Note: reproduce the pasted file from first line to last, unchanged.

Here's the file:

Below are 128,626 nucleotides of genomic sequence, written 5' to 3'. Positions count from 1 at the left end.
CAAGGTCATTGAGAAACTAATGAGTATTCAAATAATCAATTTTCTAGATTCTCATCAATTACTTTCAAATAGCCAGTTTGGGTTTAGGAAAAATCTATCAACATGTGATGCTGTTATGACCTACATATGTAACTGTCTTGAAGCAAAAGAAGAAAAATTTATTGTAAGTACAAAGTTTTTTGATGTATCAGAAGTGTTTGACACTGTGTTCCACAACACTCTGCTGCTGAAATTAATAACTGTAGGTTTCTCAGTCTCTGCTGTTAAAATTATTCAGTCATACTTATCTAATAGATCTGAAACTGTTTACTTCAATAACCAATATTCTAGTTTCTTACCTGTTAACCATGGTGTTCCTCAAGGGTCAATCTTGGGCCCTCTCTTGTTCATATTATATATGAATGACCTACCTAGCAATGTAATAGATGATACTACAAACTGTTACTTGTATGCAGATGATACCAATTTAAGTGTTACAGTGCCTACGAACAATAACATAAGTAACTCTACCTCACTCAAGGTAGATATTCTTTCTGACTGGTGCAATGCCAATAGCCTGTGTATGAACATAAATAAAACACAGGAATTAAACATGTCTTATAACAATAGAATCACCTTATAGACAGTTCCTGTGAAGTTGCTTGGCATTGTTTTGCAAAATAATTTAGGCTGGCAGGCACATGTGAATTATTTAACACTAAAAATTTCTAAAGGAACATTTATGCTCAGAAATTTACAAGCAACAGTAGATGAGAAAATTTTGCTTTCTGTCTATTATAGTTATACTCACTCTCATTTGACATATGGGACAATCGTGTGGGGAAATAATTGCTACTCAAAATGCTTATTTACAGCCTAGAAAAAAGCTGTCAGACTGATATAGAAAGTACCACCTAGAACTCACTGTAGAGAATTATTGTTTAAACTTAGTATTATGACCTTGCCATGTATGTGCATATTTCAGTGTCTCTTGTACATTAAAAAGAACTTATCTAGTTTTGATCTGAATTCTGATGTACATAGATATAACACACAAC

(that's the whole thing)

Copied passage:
Below are 128,626 nucleotides of genomic sequence, written 5' to 3'. Positions count from 1 at the left end.
CAAGGTCATTGAGAAACTAATGAGTATTCAAATAATCAATTTTCTAGATTCTCATCAATTACTTTCAAATAGCCAGTTTGGGTTTAGGAAAAATCTATCAACATGTGATGCTGTTATGACCTACATATGTAACTGTCTTGAAGCAAAAGAAGAAAAATTTATTGTAAGTACAAAGTTTTTTGATGTATCAGAAGTGTTTGACACTGTGTTCCACAACACTCTGCTGCTGAAATTAATAACTGTAGGTTTCTCAGTCTCTGCTGTTAAAATTATTCAGTCATACTTATCTAATAGATCTGAAACTGTTTACTTCAATAACCAATATTCTAGTTTCTTACCTGTTAACCATGGTGTTCCTCAAGGGTCAATCTTGGGCCCTCTCTTGTTCATATTATATATGAATGACCTACCTAGCAATGTAATAGATGATACTACAAACTGTTACTTGTATGCAGATGATACCAATTTAAGTGTTACAGTGCCTACGAACAATAACATAAGTAACTCTACCTCACTCAAGGTAGATATTCTTTCTGACTGGTGCAATGCCAATAGCCTGTGTATGAACATAAATAAAACACAGGAATTAAACATGTCTTATAACAATAGAATCACCTTATAGACAGTTCCTGTGAAGTTGCTTGGCATTGTTTTGCAAAATAATTTAGGCTGGCAGGCACATGTGAATTATTTAACACTAAAAATTTCTAAAGGAACATTTATGCTCAGAAATTTACAAGCAACAGTAGATGAGAAAATTTTGCTTTCTGTCTATTATAGTTATACTCACTCTCATTTGACATATGGGACAATCGTGTGGGGAAATAATTGCTACTCAAAATGCTTATTTACAGCCTAGAAAAAAGCTGTCAGACTGATATAGAAAGTACCACCTAGAACTCACTGTAGAGAATTATTGTTTAAACTTAGTATTATGACCTTGCCATGTATGTGCATATTTCAGTGTCTCTTGTACATTAAAAAGAACTTATCTAGTTTTGATCTGAATTCTGATGTACATAGATATAACACACAAC